Oscar season is in full swing, and 2014 has come to its close. In many ways, it’s both a blessing and a curse. The end of the year towards the first half of January finally gives us a chance to witness many of the year’s best and most anticipated films, usually the raved Oscar heavyweights. However, it also usually yields some truly horrendous new releases as well. But January isn’t the only month we get some truly awful films. For every Birdman, there will also be a Left Behind. For every How to Train Your Dragon 2, there’s a Planes: Fire and Rescue. So, like I did, last year, I’m counting down the worst 2014 films I saw, but rather than five, I’m increasing this year’s slate to ten to unleash some bottled up negativity on these awful movies.
I saw a total of about 74 films this year, and while I don’t consider 2014 to be a bad year for movies, compared to last year’s slate of releases, it had by far less variety, overloaded by sequels and the like (even those that I liked), so much so that a movie where Seth Rogen shoves a tracer up his butt is now part of American history. In spite of what wholly original films I saw, it also yielded just as many that were vile and insulting. Keep in mind that I haven’t seen some reportedly horrible titles like Left Behind, Sex Tape, God’s Not Dead, The Legend of Hercules, Quija, Grace of Monaco, or Exodus: Gods and Kings (Because I’d prefer to see something I might actually enjoy), so this is limited exclusively to my worst experiences.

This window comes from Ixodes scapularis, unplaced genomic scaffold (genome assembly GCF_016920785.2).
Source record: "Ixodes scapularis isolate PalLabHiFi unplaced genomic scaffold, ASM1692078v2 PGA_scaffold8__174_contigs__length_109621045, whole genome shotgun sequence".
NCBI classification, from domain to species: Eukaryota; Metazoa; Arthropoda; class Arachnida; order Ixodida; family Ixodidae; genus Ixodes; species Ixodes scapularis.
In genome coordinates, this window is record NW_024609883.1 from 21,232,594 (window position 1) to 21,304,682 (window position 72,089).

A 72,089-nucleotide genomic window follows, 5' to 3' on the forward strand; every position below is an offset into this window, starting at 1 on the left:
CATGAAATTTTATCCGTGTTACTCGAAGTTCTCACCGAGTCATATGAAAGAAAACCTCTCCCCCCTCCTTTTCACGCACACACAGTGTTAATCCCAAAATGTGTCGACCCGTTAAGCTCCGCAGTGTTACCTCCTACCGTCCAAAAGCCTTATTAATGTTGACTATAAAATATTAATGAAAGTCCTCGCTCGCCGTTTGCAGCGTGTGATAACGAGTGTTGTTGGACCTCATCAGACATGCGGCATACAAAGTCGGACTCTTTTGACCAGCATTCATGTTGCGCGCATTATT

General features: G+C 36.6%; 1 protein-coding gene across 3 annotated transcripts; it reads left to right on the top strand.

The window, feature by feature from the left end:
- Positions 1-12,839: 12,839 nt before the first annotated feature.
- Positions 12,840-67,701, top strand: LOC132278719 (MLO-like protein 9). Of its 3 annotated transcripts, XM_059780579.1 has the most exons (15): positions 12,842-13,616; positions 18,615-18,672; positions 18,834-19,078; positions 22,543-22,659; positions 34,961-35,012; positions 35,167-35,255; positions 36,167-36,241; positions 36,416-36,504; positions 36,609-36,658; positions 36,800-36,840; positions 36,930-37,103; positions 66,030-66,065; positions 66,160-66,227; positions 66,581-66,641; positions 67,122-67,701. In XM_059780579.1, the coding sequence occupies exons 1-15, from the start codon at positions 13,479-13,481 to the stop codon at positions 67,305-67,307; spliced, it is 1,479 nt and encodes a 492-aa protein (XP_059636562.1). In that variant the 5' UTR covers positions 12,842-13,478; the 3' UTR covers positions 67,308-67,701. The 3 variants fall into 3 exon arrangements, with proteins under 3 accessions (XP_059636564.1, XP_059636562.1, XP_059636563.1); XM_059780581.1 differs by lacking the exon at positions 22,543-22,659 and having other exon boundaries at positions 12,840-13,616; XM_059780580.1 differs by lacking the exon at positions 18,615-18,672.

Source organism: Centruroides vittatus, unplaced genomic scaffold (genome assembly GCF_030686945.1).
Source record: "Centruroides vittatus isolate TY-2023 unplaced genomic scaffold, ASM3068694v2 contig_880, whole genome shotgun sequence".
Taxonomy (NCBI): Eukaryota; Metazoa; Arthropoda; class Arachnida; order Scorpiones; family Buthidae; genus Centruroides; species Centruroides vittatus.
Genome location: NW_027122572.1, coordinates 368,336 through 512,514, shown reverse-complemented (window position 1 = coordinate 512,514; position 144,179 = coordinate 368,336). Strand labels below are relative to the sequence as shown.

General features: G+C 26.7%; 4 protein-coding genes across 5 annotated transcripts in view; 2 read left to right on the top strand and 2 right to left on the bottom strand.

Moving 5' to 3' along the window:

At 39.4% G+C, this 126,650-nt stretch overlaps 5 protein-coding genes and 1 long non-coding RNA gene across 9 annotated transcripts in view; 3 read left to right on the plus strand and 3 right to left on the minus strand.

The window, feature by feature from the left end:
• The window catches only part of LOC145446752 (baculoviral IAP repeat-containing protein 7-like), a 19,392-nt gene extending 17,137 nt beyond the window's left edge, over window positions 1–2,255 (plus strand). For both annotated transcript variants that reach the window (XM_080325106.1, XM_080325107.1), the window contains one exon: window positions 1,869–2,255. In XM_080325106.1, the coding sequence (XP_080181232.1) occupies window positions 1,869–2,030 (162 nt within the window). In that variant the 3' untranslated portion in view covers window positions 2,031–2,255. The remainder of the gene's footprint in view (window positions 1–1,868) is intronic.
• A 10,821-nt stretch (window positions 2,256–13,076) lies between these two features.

Not quite making it on this list is The Expendables 3, a mildly fun movie that unfortunately lacks any of the same spark and witty chemistry that made the first two films enjoyable. Also just missing out is the Michael Bay-produced Teenage Mutant Ninja Turtles, a generally inoffensive and harmless movie, but is too overly rushed and underdeveloped to recommend. This is Where I Leave You had a charming and A-Game cast all across the board, but saddled them with thoroughly mediocre characterizations and dialogue, as well as a wildly undisciplined tone. The Amazing Spiderman 2 suffered from an overload of subplots and characters, highlighting obvious interference from Sony, and saved only by the chemistry of its two leads. Meanwhile, Grumpy Cat’s Worst Christmas Ever may not have gotten a theatrical release, but is such a bizarre and nonsensical movie that, oddly enough, I think you should check out to believe.
As for the real top ten, I’ve not had the “honor” of reviewing most of them, so this list will also act as a review page for them.
With that said, let’s begin.